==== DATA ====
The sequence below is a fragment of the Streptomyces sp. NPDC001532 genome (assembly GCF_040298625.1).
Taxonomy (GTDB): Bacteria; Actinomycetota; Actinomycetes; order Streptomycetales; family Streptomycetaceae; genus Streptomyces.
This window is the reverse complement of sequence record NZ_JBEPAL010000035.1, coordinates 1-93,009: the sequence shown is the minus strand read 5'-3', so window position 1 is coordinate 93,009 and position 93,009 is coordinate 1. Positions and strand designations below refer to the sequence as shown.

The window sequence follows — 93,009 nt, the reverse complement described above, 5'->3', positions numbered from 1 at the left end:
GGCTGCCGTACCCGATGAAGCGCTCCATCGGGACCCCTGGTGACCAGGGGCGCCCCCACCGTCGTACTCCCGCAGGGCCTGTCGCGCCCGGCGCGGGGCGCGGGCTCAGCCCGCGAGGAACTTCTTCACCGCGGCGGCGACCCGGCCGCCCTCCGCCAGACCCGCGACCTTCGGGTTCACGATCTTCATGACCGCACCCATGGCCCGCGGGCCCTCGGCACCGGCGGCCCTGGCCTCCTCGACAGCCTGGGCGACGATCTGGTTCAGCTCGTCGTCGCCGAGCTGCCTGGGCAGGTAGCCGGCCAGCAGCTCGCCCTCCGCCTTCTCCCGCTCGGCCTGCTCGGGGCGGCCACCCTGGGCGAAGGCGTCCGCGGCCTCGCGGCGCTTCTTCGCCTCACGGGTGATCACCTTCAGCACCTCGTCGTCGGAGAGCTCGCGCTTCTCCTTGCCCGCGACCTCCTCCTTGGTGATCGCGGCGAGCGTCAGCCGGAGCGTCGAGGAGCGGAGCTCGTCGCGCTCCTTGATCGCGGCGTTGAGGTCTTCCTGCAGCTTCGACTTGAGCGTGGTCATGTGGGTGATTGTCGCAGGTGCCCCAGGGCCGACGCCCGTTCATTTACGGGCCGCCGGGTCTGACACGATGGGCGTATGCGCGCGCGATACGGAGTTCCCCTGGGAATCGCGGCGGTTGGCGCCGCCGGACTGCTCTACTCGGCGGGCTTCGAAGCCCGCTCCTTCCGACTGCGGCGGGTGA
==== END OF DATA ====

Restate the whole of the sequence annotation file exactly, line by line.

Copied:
The sequence below is a fragment of the Streptomyces sp. NPDC001532 genome (assembly GCF_040298625.1).
Taxonomy (GTDB): Bacteria; Actinomycetota; Actinomycetes; order Streptomycetales; family Streptomycetaceae; genus Streptomyces.
This window is the reverse complement of sequence record NZ_JBEPAL010000035.1, coordinates 1-93,009: the sequence shown is the minus strand read 5'-3', so window position 1 is coordinate 93,009 and position 93,009 is coordinate 1. Positions and strand designations below refer to the sequence as shown.

The window sequence follows — 93,009 nt, the reverse complement described above, 5'->3', positions numbered from 1 at the left end:
GGCTGCCGTACCCGATGAAGCGCTCCATCGGGACCCCTGGTGACCAGGGGCGCCCCCACCGTCGTACTCCCGCAGGGCCTGTCGCGCCCGGCGCGGGGCGCGGGCTCAGCCCGCGAGGAACTTCTTCACCGCGGCGGCGACCCGGCCGCCCTCCGCCAGACCCGCGACCTTCGGGTTCACGATCTTCATGACCGCACCCATGGCCCGCGGGCCCTCGGCACCGGCGGCCCTGGCCTCCTCGACAGCCTGGGCGACGATCTGGTTCAGCTCGTCGTCGCCGAGCTGCCTGGGCAGGTAGCCGGCCAGCAGCTCGCCCTCCGCCTTCTCCCGCTCGGCCTGCTCGGGGCGGCCACCCTGGGCGAAGGCGTCCGCGGCCTCGCGGCGCTTCTTCGCCTCACGGGTGATCACCTTCAGCACCTCGTCGTCGGAGAGCTCGCGCTTCTCCTTGCCCGCGACCTCCTCCTTGGTGATCGCGGCGAGCGTCAGCCGGAGCGTCGAGGAGCGGAGCTCGTCGCGCTCCTTGATCGCGGCGTTGAGGTCTTCCTGCAGCTTCGACTTGAGCGTGGTCATGTGGGTGATTGTCGCAGGTGCCCCAGGGCCGACGCCCGTTCATTTACGGGCCGCCGGGTCTGACACGATGGGCGTATGCGCGCGCGATACGGAGTTCCCCTGGGAATCGCGGCGGTTGGCGCCGCCGGACTGCTCTACTCGGCGGGCTTCGAAGCCCGCTCCTTCCGACTGCGGCGGGTGA